Kalam Cosmological Argument for God

Rev 1.1

As far as Kalam goes, I think short of obtaining a much clearer definition of “existence” we can easily reject the theist’s entire argument immediately by not granting the validity of premise #2 and by noting the definitional incoherence between the two premises.

Kalam asserts:

1. Everything that has a beginning of its existence has a cause of its existence.

2. The universe has a beginning of its existence.

It seems as if the first premise is referencing “existence” as being the result of observable cause and effect relationships that we see in our known universe. E.g. a particular human being “begins to exist” in the sense that, thanks to its parents, a unique configuration of molecules has become arranged in such a way that they give rise to a complex sentient entity. At no time did any constituent part of such a new human “come into existence”. All the atoms pre-existed and were simply rearranged and assembled.

Conversely, “existence” in the second premise is almost always used by theists in the context of the universe becoming “something” from literally “nothing” – as in the philosopher’s conception of absolute non existence. It’s a state where, by their own definition, no matter whatsoever pre-exists.

The simple fact is that we have no evidence of anything ever coming into “existence” in the sense of the former. From what I understand of current cosmological theory, this includes the known universe itself as well. As William Lane Craig likes to point out, cosmologists theorize that time and space were created at the Big Bang but he conspicuously leaves out the fact that no physicist ever makes the claim that mass was created as well. As far as I know, the definition of the Big Bang singularity includes a description of a point of “infinite mass”. Infinite mass sounds a lot like “something” to me. As far as we know, the universe did not come from the philosopher’s version of “nothing”.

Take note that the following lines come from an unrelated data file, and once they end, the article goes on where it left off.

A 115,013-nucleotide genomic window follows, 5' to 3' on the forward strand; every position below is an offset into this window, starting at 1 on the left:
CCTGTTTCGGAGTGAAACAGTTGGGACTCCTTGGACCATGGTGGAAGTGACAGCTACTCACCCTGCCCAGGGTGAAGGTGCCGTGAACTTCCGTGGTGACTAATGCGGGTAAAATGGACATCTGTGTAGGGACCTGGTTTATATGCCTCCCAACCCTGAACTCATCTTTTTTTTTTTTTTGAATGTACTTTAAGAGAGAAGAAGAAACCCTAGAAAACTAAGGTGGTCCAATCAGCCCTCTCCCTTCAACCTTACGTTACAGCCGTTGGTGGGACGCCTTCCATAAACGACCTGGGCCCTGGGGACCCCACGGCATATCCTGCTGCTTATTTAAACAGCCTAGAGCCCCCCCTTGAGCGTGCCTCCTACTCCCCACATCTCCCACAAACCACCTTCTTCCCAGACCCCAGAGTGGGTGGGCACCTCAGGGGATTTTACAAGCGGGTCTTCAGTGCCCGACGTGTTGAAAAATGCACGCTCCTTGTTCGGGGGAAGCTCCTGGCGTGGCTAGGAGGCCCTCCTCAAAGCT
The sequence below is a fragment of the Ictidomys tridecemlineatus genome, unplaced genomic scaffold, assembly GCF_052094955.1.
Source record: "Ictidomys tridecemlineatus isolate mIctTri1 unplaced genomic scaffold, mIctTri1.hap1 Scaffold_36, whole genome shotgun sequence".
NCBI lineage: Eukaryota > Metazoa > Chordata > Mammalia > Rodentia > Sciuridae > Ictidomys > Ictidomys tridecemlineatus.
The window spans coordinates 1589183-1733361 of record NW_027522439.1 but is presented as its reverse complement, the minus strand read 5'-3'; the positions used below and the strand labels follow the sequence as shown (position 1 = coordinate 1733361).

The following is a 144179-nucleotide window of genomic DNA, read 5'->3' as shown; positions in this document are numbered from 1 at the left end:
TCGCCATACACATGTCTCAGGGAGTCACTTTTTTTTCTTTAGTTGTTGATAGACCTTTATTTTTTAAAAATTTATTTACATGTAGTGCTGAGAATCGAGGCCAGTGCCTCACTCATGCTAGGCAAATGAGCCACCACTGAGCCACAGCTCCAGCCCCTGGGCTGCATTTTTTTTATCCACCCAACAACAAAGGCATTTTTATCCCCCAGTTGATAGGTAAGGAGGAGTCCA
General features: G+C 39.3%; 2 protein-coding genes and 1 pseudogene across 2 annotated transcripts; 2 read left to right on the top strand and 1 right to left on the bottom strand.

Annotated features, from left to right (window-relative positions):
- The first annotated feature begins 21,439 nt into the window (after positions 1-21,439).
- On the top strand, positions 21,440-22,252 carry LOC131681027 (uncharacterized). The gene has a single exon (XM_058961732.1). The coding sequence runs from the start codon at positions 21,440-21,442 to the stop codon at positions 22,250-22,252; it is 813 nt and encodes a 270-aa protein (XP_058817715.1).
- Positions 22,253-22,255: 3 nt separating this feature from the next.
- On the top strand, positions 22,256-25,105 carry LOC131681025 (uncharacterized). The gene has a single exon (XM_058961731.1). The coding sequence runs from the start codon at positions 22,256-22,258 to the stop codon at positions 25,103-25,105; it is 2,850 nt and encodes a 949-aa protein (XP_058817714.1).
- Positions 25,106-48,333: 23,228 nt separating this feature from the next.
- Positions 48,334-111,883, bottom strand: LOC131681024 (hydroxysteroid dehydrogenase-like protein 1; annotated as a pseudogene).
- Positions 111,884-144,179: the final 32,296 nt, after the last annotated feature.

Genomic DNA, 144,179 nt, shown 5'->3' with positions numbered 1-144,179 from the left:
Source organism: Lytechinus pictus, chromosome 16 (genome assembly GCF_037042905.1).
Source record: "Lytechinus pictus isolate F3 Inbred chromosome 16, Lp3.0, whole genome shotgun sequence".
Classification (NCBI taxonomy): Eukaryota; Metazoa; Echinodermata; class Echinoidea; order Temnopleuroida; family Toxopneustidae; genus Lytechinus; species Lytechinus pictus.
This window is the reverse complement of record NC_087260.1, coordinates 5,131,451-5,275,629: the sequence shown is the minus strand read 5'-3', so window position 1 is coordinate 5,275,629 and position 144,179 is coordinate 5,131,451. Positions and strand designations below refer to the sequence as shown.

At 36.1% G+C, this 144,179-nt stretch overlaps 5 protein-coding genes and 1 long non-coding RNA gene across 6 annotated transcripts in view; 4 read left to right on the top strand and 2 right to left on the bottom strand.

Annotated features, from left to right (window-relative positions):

On important aspect to note is that the philosopher’s concept of “nothing” is contrasted and confused (and in many cases, probably misrepresented) with the physicist’s current working definition (see Lawrence Krauss et al) which references the quantum vacuum of empty space which they’ve found not to be quite so empty.

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